From Publishers Weekly
A chance visit to the Arctic in 1948?when Canadian author-artist Houston (The White Dawn) was invited to fly with an aviator friend on a medical emergency at an isolated post?dictated his future for the next 14 years. Stirred by the endless white landscape and the engaging warmth of the Inuits, he connived to return as a Northern Service officer and eventually became the first administrator of western Baffin Island. An artist himself, he recognized the artistry of the people in their carvings and drawings, and became a major force in bringing them to worldwide popularity. He introduced the Inuits to printing and money, oddities they had not known. In turn, they introduced him to their cooperative society, taught him their hunting skills and shared their food, stories and ways of living. His memories of those years, written with a modesty that belies his own accomplishments, peoples the Canadian Arctic with unique individuals and describes a mode of life that, for better or worse, he himself did much to change. Illustrations by the author.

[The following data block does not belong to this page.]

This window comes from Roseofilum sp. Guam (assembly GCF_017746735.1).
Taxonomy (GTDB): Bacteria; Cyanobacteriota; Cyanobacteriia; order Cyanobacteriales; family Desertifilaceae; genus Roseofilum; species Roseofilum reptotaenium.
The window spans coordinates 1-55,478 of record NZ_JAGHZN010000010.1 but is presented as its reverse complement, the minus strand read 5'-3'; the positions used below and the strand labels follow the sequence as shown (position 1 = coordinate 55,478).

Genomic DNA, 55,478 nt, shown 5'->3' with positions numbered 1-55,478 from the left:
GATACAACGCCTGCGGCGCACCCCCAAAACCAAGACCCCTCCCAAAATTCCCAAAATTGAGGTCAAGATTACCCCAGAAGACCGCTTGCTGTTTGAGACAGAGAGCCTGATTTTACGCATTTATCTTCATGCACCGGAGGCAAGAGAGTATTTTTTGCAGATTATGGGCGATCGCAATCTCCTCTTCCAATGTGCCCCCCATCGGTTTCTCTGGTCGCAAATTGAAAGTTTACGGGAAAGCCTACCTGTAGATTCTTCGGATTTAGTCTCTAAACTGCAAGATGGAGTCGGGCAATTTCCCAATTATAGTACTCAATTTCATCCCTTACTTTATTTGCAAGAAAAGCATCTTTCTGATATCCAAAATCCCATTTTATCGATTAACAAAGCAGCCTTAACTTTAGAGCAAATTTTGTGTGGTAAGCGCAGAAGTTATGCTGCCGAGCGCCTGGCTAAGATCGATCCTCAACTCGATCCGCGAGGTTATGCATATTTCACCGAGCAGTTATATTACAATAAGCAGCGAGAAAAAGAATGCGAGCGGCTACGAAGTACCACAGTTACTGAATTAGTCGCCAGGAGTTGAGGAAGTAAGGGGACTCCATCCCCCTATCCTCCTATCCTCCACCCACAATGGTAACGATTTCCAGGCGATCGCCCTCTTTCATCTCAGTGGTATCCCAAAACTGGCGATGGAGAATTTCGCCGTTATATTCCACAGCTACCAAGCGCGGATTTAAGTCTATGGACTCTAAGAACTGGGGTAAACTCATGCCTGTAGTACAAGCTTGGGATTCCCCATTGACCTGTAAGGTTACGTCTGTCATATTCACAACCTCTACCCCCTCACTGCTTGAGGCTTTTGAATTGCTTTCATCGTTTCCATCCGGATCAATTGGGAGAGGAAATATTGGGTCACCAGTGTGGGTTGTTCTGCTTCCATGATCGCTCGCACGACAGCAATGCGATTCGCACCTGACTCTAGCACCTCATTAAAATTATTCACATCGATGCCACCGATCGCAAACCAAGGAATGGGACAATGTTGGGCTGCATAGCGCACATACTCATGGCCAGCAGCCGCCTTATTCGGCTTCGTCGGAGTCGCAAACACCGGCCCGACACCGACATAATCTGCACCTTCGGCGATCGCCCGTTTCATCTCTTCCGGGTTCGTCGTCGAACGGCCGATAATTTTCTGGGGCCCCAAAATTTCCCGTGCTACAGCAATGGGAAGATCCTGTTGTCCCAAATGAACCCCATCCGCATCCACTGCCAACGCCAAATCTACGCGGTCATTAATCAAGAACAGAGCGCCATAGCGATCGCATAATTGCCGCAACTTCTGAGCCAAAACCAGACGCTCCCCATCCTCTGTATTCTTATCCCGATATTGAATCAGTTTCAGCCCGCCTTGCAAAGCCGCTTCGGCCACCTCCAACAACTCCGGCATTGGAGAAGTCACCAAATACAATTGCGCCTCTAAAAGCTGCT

Copyright 1996 Reed Business Information, Inc.
From 1948 to 1962, Canadian artist-writer James Houston lived among Inuit residents of Arctic Quebec. (He uses the term Inuit rather than Eskimo, which has recently fallen out of favor.) He was one of the first white men to appreciate the value of Inuit carvings and initiated a program to gather, sell, and display in galleries the ivory, antler, whalebone, and stone artifacts. All along, he promoted the carvings and native printmaking as industries for improving the Inuit economy. His "confessions" are really recollections about his activities on both sides of Hudson Bay and Baffin Island. Often accompanied by his wife, he took dogsled treks, built and slept in igloos, hunted walrus, and climbed a frozen waterfall. Sprinkled in the text are 40 of his drawings, which illustrate such commonly used items as a seal-oil lamp, copper-mine ulu, and goose-wing brush. Reading Houston's memoirs, you become inspired by his joy at living in and learning about the Canadian Arctic. Jennifer Henderson
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